HISTORY, Part 2: 1800s - 1947
History: 1800s - 1947
The land that today is called Israel began to emerge as an important piece of real estate in the late 1800s CE. At this time there were a few Jews living on this land—about 3% of the total population (Khalidi 6). They lived side-by-side with the Palestinians in peace, sharing meals and looking after each other’s children. Noel’s Contact Theory would place the two ethnic groups of Palestine in a stage of non-stratification; this makes sense because there was enough land for everyone to farm, enough supply and demand of goods and services needed to keep everyone busy. Neither the Palestinian majority nor the Jewish minority (who also considered themselves Palestinians) exercised any power: it was a time of peace for the Jews in this region, but not in the rest of the world.
The vast majority of the Jewish ethnic group had been scattered—in Diaspora—for centuries, and had experienced waves of persecution in nearly every place they lived. The persecution became so unbearable that, in the late 1800s, a group began to gather to discuss the possibility of creating a haven state. In 1897, this became the World Zionist Organization. They had their eye on the land of Palestine. But, in the words of Walid Khalidi of the Institute of Palestine Studies, “The dilemma facing the Zionist founding fathers was monumental. How does one establish a national home in a country that is already the national home of another politically conscious people, particularly at a time when the Zionist movement had no military power? The strategy actually adopted after 1897 was to search…for a powerful sponsor who would afford the Zionist venture the political and military protection it needed during its formative phase” (8).
This sponsor they found was no less than the greatest power of the day, Great Britain, which was put in charge of Palestine after World War I. The Balfour Declaration, issued by Britain’s foreign minister in 1917, stated:
His Majesty’s government view with favor the establishment in Palestine of a national home for the Jewish people, and will use their best endeavors to facilitate the achievement of this object, it being clearly understood that nothing shall be done which may prejudice the civil and religious rights of existing non-Jewish communities in Palestine, or the rights and political status enjoyed by Jews in any other country” (Balfour).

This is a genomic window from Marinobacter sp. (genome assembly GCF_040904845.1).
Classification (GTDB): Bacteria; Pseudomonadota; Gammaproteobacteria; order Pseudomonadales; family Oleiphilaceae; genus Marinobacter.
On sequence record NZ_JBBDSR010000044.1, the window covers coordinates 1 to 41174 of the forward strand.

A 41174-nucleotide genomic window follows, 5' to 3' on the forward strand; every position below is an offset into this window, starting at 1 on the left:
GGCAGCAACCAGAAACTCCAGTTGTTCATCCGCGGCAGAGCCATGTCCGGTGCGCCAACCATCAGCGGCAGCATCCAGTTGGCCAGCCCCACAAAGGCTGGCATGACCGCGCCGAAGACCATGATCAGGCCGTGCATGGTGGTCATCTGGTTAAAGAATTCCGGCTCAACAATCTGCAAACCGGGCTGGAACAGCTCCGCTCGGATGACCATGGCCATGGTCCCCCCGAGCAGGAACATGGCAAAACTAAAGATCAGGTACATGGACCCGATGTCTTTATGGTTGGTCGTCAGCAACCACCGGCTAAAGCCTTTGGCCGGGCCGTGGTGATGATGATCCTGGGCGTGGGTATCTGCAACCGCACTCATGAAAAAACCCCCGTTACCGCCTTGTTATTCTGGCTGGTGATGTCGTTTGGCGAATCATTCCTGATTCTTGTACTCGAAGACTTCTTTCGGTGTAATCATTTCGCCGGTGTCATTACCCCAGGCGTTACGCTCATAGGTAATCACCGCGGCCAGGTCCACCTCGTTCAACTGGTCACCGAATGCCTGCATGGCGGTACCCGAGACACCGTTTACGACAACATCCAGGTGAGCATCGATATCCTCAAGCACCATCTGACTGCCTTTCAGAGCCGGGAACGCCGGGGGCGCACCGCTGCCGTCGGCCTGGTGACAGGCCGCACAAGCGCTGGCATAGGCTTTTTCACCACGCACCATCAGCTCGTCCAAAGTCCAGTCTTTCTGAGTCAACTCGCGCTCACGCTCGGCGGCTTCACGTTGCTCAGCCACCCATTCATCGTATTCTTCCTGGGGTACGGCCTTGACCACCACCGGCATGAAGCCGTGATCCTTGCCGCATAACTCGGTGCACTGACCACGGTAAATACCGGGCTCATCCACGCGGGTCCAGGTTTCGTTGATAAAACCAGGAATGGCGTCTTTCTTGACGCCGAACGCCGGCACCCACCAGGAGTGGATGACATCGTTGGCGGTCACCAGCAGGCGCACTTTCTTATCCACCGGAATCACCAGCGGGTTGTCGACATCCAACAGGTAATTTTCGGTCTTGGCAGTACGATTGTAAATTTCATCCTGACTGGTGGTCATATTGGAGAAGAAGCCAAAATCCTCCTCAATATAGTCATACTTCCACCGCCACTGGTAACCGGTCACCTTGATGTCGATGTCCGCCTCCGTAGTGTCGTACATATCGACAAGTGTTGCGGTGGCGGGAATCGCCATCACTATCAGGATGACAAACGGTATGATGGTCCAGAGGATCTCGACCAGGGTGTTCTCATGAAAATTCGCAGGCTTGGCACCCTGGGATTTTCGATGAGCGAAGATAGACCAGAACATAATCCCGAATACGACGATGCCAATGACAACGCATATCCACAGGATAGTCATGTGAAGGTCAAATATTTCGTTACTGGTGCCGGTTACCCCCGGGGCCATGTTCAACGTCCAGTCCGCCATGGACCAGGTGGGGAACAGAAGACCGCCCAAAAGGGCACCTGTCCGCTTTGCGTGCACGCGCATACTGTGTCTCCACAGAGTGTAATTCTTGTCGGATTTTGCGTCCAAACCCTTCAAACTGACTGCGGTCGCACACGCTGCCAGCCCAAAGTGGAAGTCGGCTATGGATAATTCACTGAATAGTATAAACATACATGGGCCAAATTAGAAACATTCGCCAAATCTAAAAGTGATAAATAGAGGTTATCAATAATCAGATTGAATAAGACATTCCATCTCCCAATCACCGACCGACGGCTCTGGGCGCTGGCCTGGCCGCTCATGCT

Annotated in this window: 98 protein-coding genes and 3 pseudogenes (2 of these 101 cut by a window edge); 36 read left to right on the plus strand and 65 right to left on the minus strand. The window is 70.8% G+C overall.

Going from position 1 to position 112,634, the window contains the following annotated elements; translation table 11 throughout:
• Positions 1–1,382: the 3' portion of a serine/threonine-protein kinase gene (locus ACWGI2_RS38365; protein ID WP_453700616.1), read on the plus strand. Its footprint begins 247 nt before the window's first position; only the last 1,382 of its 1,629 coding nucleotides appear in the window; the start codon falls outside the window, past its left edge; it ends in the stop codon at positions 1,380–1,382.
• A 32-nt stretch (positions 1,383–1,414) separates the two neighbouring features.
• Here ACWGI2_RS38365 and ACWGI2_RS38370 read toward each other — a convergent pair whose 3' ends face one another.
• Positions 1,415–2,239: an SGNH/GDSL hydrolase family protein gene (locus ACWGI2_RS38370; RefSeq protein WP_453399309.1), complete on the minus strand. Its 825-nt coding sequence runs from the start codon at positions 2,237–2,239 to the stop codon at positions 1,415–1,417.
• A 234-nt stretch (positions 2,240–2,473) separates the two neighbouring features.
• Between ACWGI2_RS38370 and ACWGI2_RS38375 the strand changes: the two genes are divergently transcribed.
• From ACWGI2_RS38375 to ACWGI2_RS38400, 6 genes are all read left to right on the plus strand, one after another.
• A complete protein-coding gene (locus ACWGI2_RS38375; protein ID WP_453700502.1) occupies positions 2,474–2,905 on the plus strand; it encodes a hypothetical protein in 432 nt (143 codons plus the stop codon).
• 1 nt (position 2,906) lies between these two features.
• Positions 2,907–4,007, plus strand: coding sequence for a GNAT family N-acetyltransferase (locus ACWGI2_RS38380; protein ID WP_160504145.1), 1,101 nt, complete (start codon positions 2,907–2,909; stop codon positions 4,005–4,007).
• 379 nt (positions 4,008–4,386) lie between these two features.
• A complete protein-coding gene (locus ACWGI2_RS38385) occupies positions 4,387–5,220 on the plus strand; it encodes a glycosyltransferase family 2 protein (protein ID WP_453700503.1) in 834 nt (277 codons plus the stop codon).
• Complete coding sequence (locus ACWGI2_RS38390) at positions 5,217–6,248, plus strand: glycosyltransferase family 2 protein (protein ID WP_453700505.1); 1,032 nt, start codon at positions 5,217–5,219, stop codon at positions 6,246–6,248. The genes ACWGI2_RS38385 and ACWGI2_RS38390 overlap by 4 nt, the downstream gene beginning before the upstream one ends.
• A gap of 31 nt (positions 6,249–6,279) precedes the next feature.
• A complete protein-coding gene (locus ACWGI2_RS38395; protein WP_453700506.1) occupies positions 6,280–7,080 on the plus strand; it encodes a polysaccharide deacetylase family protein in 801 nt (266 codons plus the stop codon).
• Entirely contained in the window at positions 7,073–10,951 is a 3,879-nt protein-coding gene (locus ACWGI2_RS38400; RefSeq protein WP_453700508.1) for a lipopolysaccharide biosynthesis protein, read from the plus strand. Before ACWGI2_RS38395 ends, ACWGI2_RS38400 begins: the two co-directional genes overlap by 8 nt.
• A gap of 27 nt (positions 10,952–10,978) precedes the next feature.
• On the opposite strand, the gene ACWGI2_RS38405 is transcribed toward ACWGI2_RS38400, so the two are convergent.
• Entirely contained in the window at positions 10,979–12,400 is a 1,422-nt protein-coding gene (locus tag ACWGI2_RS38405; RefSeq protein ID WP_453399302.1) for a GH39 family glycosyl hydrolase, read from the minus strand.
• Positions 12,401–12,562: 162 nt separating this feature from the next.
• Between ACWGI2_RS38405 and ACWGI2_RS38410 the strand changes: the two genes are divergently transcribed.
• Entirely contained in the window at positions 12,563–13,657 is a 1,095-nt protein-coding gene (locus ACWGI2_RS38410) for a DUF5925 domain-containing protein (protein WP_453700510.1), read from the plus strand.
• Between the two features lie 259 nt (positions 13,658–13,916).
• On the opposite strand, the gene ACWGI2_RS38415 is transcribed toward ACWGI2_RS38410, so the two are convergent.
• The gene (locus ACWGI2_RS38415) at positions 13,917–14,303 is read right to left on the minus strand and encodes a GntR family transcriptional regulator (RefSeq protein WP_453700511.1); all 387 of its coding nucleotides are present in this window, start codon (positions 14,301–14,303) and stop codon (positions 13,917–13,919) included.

Clearly, the division was being drawn along ethnic lines, and the defining characteristic of every resident of the land that mattered was Jewishness or non-Jewishness.
Five years after the Balfour Declaration, the League of Nations reiterated the pledge to help in the creation of a “national home for the Jewish people” within Palestine. This support from the League of Nations and Britain, plus financial backing from Jews worldwide channeled through the World Zionist Organization, created that power imbalance that, according to Noel, is one ingredient for ethnic stratification. Thus, although the Jewish population in Palestine was only 11% at the time the League of Nations declared its support, and 30% by 1940—with land ownership at only 7%--the Jews began to emerge as the dominant group (Khalidi 10).
With this clear power imbalance, the once-peaceful coexistence of Palestinians and Jews quickly deteriorated: pockets of conflict erupted all over as Jews began asserting themselves and Palestinians fought to maintain property and rights. At times one group was the aggressor, at times the other (10). Noel’s “scarce common goal” was possession of the land, and the battle over it was just beginning.
The United Nations, having replaced the League of Nations, offered in 1947 a Partition Plan for the land of Palestine and decreed that a Jewish state would be created within Palestine (10). Noel would consider this to be the part of his Contact Theory in which an attempt is made to regulate relations between the dominant group and the minority. About 43% of the land would go to the Palestinians, while 56% would go to the Jews—although they made up about 1/3 of the population (10). The Holocaust had been a horror, and the Jewish longing for a safe haven was reasonable. But to the Palestinians, the idea that the Jews had a greater need for Palestine than the Palestinians themselves was problematic. While they recognized the historic and spiritual connection the Jews had to the land, they did not accept the idea that the Palestinians’ own rights should be superseded and annulled (7). Consequently, the Palestinians rejected the UN Partition Plan and the option to solidify their position as subordinate.